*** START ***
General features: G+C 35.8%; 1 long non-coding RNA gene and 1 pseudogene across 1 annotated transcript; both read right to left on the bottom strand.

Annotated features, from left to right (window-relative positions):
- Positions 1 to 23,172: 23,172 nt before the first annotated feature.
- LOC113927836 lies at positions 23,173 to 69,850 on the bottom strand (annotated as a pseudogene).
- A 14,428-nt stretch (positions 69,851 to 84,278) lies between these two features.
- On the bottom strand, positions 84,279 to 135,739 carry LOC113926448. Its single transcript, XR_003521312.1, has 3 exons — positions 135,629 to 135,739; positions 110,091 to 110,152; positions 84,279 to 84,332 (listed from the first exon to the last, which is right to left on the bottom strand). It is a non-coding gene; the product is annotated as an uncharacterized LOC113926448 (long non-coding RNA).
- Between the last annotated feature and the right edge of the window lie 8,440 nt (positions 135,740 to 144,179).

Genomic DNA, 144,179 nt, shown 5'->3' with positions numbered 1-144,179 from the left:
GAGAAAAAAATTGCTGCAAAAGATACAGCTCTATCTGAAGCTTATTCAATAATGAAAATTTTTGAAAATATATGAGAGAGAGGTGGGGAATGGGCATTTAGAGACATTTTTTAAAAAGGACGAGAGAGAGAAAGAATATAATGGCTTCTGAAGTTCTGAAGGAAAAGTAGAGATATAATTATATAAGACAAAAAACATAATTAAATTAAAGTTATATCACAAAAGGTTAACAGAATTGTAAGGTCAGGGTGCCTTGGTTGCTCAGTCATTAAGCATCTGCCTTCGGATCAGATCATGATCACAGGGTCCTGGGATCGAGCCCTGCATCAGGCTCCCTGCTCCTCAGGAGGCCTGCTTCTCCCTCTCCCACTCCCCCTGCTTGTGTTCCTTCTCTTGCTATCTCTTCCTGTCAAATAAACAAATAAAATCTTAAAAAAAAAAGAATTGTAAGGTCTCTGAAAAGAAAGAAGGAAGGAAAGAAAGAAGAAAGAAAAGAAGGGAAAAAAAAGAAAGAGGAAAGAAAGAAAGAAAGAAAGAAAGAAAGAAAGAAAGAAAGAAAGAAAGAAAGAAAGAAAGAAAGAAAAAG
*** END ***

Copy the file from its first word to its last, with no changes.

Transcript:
General features: G+C 35.8%; 1 long non-coding RNA gene and 1 pseudogene across 1 annotated transcript; both read right to left on the bottom strand.

Annotated features, from left to right (window-relative positions):
- Positions 1 to 23,172: 23,172 nt before the first annotated feature.
- LOC113927836 lies at positions 23,173 to 69,850 on the bottom strand (annotated as a pseudogene).
- A 14,428-nt stretch (positions 69,851 to 84,278) lies between these two features.
- On the bottom strand, positions 84,279 to 135,739 carry LOC113926448. Its single transcript, XR_003521312.1, has 3 exons — positions 135,629 to 135,739; positions 110,091 to 110,152; positions 84,279 to 84,332 (listed from the first exon to the last, which is right to left on the bottom strand). It is a non-coding gene; the product is annotated as an uncharacterized LOC113926448 (long non-coding RNA).
- Between the last annotated feature and the right edge of the window lie 8,440 nt (positions 135,740 to 144,179).

Genomic DNA, 144,179 nt, shown 5'->3' with positions numbered 1-144,179 from the left:
GAGAAAAAAATTGCTGCAAAAGATACAGCTCTATCTGAAGCTTATTCAATAATGAAAATTTTTGAAAATATATGAGAGAGAGGTGGGGAATGGGCATTTAGAGACATTTTTTAAAAAGGACGAGAGAGAGAAAGAATATAATGGCTTCTGAAGTTCTGAAGGAAAAGTAGAGATATAATTATATAAGACAAAAAACATAATTAAATTAAAGTTATATCACAAAAGGTTAACAGAATTGTAAGGTCAGGGTGCCTTGGTTGCTCAGTCATTAAGCATCTGCCTTCGGATCAGATCATGATCACAGGGTCCTGGGATCGAGCCCTGCATCAGGCTCCCTGCTCCTCAGGAGGCCTGCTTCTCCCTCTCCCACTCCCCCTGCTTGTGTTCCTTCTCTTGCTATCTCTTCCTGTCAAATAAACAAATAAAATCTTAAAAAAAAAAGAATTGTAAGGTCTCTGAAAAGAAAGAAGGAAGGAAAGAAAGAAGAAAGAAAAGAAGGGAAAAAAAAGAAAGAGGAAAGAAAGAAAGAAAGAAAGAAAGAAAGAAAGAAAGAAAGAAAGAAAGAAAGAAAGAAAGAAAGAAAAAG